This documentary is a powerful look into how ordinary people can become extraordinary people, and stands out as proof positive that most people decidedly did not go like sheep to the slaughter. There were more ways of resistance besides just shooting a gun and taking active part in something like the Warsaw Ghetto Uprising or the revolts at Treblinka and Sobibór.
7 of 9 people found the following review helpful
5.0 out of 5 stars How to save money! 7 Jun 2008
By S. H. Margolies - Published on
This documentary is superb, but why not buy this as part of the "Simon Wiesenthal Center Collection"? You will also get seven other similar worthwhile titled DVDs for less money than buying this title alone! If you are interested in the Holocaust, the other titles are also very interesting!
5.0 out of 5 stars Individuals who made a difference during the Holocaust 4 Nov 2009
By Z Hayes - Published on
The Holocaust is a subject that is close to my heart, having taught it as part of the history curriculum in high school years ago. I am always on the look-out for documentaries dealing with the subject and was pleased to come across this title recently. Unfortunately, it is no longer in production and one has to purchase it through third party sellers. That aside, "Unlikely Heroes" is an amazing documentary that focuses on ordinary people with extraordinary courage - those who stood up to the Nazis and defied them. Unlike most stories that focus on Righteous Gentiles, this documentary features Jewish heroes who did all they could, putting themselves at great risk, in order that they may save lives.

The first hero featured is Dr. Willy Perl, who had the foresight to realize the evils of the Nazi regime. Before Hitler's march into Austria, Dr. Perl worked together with the Greek underground to smuggle mostly Jewish youth into Palestine, evading the British naval patrols. What is even more amazing is that Perl continued his efforts after the Nazis had occupied Austria, obtaining Nazi permission to do so (as fantastic as that sounds, initially the Nazis did allow Jewish migration out of Europe). Unfortunately, many of the Jews themselves were not convinced that leaving for Palestine was a good idea and chose to remain behind, dooming themselves in the process. Perl did however rescue about 40,000 Jews this way.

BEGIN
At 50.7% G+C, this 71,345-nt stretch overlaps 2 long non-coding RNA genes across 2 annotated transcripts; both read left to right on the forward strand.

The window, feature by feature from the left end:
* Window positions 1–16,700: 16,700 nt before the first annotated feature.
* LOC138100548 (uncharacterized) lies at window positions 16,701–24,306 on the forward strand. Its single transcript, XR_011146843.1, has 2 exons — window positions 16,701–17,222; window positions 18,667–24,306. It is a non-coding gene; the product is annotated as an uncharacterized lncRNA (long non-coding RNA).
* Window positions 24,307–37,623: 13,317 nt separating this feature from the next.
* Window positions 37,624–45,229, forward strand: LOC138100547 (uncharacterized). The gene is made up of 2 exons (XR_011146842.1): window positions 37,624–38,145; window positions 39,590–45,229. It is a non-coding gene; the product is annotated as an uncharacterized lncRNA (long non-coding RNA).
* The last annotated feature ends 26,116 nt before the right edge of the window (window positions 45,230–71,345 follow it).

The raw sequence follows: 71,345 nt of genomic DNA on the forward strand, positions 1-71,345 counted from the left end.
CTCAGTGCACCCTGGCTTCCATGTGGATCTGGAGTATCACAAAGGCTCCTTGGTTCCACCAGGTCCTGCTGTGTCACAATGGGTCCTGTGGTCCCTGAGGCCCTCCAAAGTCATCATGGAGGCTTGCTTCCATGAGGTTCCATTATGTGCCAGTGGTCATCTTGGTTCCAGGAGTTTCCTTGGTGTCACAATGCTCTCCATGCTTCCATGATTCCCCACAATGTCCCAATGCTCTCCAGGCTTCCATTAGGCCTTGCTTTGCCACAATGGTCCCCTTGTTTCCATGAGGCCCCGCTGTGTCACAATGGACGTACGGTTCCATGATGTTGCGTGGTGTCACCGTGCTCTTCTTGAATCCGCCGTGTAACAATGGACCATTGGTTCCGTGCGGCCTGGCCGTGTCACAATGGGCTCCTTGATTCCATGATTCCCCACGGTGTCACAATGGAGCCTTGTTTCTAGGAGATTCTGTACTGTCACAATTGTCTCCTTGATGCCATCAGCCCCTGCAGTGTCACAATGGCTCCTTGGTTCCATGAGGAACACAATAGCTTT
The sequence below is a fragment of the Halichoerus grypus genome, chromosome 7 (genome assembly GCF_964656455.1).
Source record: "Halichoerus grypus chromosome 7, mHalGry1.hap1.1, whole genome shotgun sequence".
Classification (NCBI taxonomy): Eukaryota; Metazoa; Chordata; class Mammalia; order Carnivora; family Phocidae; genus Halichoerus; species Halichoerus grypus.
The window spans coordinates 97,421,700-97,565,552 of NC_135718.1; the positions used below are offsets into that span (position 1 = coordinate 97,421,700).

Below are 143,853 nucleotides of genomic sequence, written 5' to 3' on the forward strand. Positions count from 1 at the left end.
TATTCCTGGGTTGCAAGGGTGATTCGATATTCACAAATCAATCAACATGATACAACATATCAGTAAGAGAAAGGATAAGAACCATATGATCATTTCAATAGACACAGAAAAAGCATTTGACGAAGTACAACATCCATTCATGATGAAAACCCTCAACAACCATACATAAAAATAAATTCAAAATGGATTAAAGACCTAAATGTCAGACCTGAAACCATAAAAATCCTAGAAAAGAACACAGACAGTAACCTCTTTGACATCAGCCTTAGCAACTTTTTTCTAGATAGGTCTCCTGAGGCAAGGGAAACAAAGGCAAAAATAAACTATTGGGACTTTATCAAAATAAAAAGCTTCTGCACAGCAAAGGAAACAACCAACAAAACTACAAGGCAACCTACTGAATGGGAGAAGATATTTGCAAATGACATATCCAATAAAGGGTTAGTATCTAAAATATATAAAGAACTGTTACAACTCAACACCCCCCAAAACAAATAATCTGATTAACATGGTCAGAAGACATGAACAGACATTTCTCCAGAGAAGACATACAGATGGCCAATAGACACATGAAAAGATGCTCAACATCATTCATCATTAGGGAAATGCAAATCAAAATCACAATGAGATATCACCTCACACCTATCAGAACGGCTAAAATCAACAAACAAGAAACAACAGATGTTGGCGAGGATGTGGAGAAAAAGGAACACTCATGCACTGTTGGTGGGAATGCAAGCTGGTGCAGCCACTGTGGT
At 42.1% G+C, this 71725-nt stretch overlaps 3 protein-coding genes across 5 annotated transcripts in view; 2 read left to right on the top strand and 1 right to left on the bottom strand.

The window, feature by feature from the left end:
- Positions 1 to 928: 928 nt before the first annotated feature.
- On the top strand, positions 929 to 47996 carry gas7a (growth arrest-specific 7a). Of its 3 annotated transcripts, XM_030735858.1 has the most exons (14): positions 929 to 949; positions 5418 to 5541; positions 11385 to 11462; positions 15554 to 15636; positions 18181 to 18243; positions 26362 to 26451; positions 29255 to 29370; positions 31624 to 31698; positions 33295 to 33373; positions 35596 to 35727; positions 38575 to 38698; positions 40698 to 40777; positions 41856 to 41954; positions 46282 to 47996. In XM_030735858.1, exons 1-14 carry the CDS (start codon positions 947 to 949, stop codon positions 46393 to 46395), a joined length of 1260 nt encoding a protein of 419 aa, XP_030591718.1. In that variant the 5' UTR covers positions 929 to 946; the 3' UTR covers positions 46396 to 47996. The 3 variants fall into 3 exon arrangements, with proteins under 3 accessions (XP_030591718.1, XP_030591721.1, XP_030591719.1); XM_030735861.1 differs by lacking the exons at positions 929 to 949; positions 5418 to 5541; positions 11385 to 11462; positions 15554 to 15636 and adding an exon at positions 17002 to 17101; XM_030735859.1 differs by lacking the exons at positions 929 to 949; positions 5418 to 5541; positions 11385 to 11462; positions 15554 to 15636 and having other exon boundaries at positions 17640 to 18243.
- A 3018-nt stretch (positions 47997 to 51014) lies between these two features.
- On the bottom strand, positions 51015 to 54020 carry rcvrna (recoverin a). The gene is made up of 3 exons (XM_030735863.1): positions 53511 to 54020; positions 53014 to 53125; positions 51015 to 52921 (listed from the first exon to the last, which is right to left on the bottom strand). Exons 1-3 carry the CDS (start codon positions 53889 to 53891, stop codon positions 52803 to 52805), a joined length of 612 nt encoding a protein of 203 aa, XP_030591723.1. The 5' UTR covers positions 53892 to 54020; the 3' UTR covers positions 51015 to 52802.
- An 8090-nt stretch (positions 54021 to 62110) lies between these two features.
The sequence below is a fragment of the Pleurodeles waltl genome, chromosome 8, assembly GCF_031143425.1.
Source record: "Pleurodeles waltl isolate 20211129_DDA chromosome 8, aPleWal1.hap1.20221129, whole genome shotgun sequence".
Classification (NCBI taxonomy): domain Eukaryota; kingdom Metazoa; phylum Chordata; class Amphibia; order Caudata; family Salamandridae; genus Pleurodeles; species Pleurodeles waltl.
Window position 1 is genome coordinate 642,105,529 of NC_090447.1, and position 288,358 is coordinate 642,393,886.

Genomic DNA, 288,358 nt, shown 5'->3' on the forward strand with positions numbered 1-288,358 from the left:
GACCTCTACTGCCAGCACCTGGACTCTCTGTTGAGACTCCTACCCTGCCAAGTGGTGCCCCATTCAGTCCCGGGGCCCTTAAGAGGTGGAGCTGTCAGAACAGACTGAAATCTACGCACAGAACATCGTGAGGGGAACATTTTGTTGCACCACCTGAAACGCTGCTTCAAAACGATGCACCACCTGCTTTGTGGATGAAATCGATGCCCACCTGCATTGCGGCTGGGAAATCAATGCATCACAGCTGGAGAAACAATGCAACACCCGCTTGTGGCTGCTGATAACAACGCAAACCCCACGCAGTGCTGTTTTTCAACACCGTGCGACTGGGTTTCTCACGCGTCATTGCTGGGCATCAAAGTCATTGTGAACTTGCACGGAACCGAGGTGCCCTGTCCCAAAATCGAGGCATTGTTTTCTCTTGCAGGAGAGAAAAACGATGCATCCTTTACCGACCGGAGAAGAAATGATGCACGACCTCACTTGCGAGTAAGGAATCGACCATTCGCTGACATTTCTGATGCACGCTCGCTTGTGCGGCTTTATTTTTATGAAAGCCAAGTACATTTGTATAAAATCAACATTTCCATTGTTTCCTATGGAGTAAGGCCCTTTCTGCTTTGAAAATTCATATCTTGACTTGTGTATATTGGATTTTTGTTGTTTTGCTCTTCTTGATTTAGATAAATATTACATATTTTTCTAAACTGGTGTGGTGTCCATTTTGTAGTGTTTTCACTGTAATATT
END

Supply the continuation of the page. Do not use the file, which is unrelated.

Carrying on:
The next to be featured is Robert Clary, who is most known for appearing in the cult tv show, "Hogan's Heroes". Clary ( original name Robert Widerman) had a harrowing experience after being deported from the French transit camp, Drancy with the rest of his family. His only means of survival proved to be his talents as a singer, compelled to put on shows for the SS, together with other inmates. One of the most poignant part of this retelling by Clary is when he recalls a letter his mother asked him to write to his brother Jacques whilst mother and son were travelling in the cattle train to the concentration camp. In the letter (which miraculously makes its way to Jacques), Clary's mother reminds Jacques to pick up the laundry, a mundane chore which Clary later reflects "Would she have asked Jacques to do that if she knew her destination was the gas chamber?" Entertaining in the camps proved not only a means to survive, but more importantly kept Clary's spirits up, as it did the other inmates. Clary would eventually survive the notorious death marches.

Clary's account is followed by Recha Sternbuch's story who helped numerous numbers of people into neutral Switzerland from her home in St. Gallen, Switzerland. She made these Jewish refugees feel safe and comfortable in her own home, providing them a safe haven before seeing them cross into Switzerland on their way to Latin America and other places. This ordinary woman who was a wife and mother and daughter of a Rabbi, undertook many risks to save lives, showing extraordinary courage. Over and over again, she did the unimaginable, including crossing over into German-occupied territory to save Jews who had been arrested by the Gestapo and who were destined for the death camps. I found the account of how she broke the Jewish Sabbath in order to save the lives of three boys to be compelling and eye-opening, for it truly portrays the value she placed on human lives.